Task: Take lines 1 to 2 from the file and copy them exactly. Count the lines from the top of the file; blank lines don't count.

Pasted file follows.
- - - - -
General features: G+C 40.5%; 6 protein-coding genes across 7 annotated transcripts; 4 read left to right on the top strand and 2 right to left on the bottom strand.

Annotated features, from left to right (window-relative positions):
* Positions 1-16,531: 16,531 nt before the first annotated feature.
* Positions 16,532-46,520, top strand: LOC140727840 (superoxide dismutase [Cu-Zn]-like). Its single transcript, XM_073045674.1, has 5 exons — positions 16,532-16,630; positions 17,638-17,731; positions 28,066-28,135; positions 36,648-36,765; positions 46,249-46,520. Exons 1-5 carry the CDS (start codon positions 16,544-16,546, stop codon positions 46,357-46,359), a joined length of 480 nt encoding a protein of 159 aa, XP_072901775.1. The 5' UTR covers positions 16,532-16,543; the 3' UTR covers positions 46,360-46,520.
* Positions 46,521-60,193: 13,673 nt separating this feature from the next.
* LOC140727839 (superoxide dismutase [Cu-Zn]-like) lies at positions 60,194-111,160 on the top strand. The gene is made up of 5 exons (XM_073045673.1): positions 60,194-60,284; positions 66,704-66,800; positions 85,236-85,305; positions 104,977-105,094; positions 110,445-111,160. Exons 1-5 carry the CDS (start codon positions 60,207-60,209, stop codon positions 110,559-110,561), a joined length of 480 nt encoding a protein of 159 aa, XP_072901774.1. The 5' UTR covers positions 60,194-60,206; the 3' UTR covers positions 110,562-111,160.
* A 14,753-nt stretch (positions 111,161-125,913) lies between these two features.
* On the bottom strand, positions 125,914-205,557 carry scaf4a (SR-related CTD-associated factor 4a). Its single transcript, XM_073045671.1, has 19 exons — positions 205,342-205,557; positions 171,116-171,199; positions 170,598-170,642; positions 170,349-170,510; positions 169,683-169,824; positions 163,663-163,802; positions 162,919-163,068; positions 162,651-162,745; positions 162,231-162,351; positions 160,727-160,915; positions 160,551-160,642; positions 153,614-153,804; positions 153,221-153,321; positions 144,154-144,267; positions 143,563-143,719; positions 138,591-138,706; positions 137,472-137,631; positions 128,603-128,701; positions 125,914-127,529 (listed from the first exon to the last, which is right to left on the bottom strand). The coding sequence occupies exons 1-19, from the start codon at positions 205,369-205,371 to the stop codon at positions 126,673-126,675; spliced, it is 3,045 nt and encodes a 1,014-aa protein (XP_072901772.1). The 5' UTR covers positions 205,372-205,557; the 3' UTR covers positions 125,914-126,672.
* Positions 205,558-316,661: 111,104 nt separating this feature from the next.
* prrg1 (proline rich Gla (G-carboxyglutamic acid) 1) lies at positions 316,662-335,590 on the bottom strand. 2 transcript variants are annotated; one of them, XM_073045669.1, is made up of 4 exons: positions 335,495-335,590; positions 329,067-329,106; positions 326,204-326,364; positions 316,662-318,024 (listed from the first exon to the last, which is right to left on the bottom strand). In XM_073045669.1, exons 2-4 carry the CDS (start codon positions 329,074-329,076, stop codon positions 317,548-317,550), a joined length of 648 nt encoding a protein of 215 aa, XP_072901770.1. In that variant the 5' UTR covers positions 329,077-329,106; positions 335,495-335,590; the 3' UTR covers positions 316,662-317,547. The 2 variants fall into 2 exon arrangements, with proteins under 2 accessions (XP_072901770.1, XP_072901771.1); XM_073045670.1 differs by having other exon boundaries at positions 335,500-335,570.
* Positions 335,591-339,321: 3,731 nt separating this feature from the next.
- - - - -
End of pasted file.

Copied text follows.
General features: G+C 40.5%; 6 protein-coding genes across 7 annotated transcripts; 4 read left to right on the top strand and 2 right to left on the bottom strand.

Annotated features, from left to right (window-relative positions):